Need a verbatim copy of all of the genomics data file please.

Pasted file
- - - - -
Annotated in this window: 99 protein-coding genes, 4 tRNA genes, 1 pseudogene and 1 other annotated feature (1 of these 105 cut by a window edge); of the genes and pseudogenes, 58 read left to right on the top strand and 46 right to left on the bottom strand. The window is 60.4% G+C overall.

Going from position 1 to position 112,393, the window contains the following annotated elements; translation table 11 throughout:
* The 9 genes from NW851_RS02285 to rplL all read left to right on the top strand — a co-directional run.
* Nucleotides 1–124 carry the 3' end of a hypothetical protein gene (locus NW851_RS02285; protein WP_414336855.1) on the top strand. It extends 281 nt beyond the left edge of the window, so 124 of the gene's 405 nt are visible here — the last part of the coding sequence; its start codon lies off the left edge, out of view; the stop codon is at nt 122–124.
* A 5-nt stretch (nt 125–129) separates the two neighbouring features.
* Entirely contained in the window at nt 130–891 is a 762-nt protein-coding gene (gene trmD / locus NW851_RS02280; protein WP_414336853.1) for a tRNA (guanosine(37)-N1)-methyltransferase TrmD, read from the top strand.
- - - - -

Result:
Annotated in this window: 99 protein-coding genes, 4 tRNA genes, 1 pseudogene and 1 other annotated feature (1 of these 105 cut by a window edge); of the genes and pseudogenes, 58 read left to right on the top strand and 46 right to left on the bottom strand. The window is 60.4% G+C overall.

Going from position 1 to position 112,393, the window contains the following annotated elements; translation table 11 throughout:
* The 9 genes from NW851_RS02285 to rplL all read left to right on the top strand — a co-directional run.
* Nucleotides 1–124 carry the 3' end of a hypothetical protein gene (locus NW851_RS02285; protein WP_414336855.1) on the top strand. It extends 281 nt beyond the left edge of the window, so 124 of the gene's 405 nt are visible here — the last part of the coding sequence; its start codon lies off the left edge, out of view; the stop codon is at nt 122–124.
* A 5-nt stretch (nt 125–129) separates the two neighbouring features.
* Entirely contained in the window at nt 130–891 is a 762-nt protein-coding gene (gene trmD / locus NW851_RS02280; protein WP_414336853.1) for a tRNA (guanosine(37)-N1)-methyltransferase TrmD, read from the top strand.